CJI Chandrachud also said, "Withdrawal of the State from the domestic space leaves the vulnerable party unprotected. Thus all intimate activities within private space cannot be said to be beyond State's scrutiny."

The Chief Justice also directed the police to conduct a preliminary enquiry before registering FIR against queer couple over their relationship, adding that the Centre, States and Union Territories must ensure that the queer community was not discriminated against.

Other directions of the CJI to end discrimination against queer people include 1. No discrimination in access to goods and services, 2. A hotline for the queer community, 3. Safe houses for queer couple, 4. ensure inter-sex children are not forced to undergo operations, 5. No person shall be forced to undergo any hormonal therapy, 6. Police should not force queer persons to return to their natal family.

Meanwhile, Solicitor General (SG) Tushar Mehta said that the Centre would form a panel to decide the rights, and entitlements of persons in queer unions.

Here are highlights from the CJI's remarks:

  • On sex-change operation: States, Union Territories to ensure that inter-sex children are not allowed sex-change operation at an age when they cannot fully comprehend its consequences, the CJI said
  • On hetereosexual unions of trans people: CJI Chandrachud said that the marriage between a trans man and a trans woman can be registered under the Special Marriage Act as they are in a heterosexual relationship
  • On whether the SMA needs a change: The top judge remarked that only the Parliament can decide whethere there was a need for change in the regime of the Special Marriage Act. "If Special Marriage Act is struck down, it will take the country to pre-Indpendence era. If the Court takes the second approach and reads words into the SMA, it will be taking up the role of legislature."
  • The CJI added that the top court was not equipped to undertake such an exercise of reading meaning into the statute and that they must be careful to not enter into legislative domain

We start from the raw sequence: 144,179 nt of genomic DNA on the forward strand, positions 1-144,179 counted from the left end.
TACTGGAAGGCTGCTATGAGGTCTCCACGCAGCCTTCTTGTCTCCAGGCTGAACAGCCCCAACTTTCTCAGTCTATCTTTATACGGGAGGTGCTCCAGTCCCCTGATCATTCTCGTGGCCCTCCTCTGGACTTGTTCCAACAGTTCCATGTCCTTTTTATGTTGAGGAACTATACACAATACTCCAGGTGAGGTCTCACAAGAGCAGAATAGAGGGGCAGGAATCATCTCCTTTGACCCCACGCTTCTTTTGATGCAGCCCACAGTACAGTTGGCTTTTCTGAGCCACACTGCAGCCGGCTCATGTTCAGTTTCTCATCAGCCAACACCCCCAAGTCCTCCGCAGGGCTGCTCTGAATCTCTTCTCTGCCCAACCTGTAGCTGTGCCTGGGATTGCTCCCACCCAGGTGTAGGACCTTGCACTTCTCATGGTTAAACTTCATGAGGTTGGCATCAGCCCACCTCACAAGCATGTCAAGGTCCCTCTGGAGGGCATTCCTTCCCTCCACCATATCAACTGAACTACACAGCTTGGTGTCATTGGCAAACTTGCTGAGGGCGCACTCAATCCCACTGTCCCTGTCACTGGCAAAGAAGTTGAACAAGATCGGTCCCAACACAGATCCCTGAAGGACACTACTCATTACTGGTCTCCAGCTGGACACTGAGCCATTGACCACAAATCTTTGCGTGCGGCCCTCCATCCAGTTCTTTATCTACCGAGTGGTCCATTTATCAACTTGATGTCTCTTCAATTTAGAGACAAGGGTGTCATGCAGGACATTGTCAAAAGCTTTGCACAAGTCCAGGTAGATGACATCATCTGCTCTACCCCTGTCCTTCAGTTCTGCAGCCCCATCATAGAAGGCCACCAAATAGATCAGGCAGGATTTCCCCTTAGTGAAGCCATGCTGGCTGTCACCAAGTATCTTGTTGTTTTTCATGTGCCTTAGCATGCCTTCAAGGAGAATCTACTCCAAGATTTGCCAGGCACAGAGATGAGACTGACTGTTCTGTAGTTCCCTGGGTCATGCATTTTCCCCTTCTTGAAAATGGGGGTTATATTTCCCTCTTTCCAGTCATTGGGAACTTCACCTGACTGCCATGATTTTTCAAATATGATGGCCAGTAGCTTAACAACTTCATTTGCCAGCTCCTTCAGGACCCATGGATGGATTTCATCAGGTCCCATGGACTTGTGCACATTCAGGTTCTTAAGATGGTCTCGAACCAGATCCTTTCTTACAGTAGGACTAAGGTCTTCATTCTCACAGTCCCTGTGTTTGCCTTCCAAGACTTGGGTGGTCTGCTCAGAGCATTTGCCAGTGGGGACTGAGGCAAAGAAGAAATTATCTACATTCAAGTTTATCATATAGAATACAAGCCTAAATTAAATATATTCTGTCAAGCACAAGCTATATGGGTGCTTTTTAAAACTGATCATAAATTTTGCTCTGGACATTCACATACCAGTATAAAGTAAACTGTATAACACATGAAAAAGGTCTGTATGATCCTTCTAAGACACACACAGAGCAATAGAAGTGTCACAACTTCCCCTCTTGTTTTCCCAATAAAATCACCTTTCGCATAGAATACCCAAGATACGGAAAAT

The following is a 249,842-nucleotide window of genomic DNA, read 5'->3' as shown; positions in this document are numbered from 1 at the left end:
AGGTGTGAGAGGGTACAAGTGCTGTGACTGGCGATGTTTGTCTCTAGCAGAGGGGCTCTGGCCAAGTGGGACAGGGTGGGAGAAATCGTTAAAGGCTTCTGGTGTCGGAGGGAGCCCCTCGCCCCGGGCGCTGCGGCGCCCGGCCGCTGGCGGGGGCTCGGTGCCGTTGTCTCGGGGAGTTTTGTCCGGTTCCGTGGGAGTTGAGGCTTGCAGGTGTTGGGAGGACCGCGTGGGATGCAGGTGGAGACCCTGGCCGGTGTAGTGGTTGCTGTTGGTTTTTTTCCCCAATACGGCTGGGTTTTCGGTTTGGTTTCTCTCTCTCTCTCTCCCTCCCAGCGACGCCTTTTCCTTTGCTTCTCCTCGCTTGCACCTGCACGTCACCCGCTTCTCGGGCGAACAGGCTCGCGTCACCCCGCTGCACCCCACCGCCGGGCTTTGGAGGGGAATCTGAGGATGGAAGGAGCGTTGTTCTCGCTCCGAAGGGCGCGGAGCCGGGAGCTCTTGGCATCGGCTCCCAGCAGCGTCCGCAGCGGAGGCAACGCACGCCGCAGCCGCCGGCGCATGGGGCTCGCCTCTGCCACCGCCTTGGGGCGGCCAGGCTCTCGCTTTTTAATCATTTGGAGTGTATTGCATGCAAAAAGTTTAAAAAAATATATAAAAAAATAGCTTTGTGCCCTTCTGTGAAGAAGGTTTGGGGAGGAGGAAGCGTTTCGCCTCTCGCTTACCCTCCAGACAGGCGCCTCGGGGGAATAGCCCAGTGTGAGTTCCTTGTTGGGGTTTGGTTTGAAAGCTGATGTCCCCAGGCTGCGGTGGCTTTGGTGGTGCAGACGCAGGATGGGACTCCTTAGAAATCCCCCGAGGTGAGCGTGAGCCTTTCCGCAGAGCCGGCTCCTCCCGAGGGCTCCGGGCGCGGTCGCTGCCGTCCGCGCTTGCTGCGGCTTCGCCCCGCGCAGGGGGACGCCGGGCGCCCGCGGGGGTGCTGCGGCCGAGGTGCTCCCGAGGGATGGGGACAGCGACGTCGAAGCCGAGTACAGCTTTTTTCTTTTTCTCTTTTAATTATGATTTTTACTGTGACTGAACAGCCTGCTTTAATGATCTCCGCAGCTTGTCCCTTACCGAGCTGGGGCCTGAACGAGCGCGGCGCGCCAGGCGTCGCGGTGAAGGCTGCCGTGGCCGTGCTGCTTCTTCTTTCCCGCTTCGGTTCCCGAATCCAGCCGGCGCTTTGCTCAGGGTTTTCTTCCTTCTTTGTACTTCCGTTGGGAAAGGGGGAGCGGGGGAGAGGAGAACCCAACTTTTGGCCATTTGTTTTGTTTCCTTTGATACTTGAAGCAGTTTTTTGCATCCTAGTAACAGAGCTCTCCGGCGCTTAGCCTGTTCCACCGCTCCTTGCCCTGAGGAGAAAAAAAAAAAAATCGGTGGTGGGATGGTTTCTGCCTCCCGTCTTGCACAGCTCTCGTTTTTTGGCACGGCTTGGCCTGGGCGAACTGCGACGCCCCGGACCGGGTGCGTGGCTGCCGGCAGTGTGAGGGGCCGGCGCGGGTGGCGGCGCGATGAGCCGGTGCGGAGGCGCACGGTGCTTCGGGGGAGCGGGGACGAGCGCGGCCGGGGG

• No harassment of queer people by cops: "There shall be no harassment to queer community by summoning them to police station solely to enquire about their sexual identity. Police should not force queer persons to return to their natal family," the CJI said.
  • On marriage being a static concept: The CJI said it would be incorrect to state that marriage is a "static and unchanging institution". He said the ability to choose a life partner goes to the roots of the right to life and liberty under Article 21 of the Constitution.

While hearing the matter on May 11, the top court bench had observed it cannot give a declaration on same-sex unions on the anticipation as to how Parliament is likely to respond to it.

Following is the chronology of events leading up to the Supreme Court's verdict on Tuesday in which it refused to grant legal recognition to same-sex marriages:

  • Sep 6, 2018: Constitution bench unanimously decriminalises part of Section 377 of the IPC which criminalises consensual unnatural sex, saying it violated the right to equality
  • Nov 25, 2022: Two gay couples move SC seeking recognition of same-sex marriage under Special Marriage Act; SC issues notice to Centre
  • Jan 6, 2023: SC directs transfer of all petitions seeking legal recognition for same-sex marriages pending before different high courts to the apex court. There were 21 petitions on the issue.
  • Mar 12: Centre opposes recognition of same-sex marriage in SC
  • Mar 13: SC refers case to Constitution bench
  • Apr 15: SC notifies composition of five-judge bench
  • Apr 18: SC commences hearing arguments
  • May 11: SC reserves verdict
  • Oct 17: SC refuses to grant legal recognition to same-sex marriages

(With PTI inputs)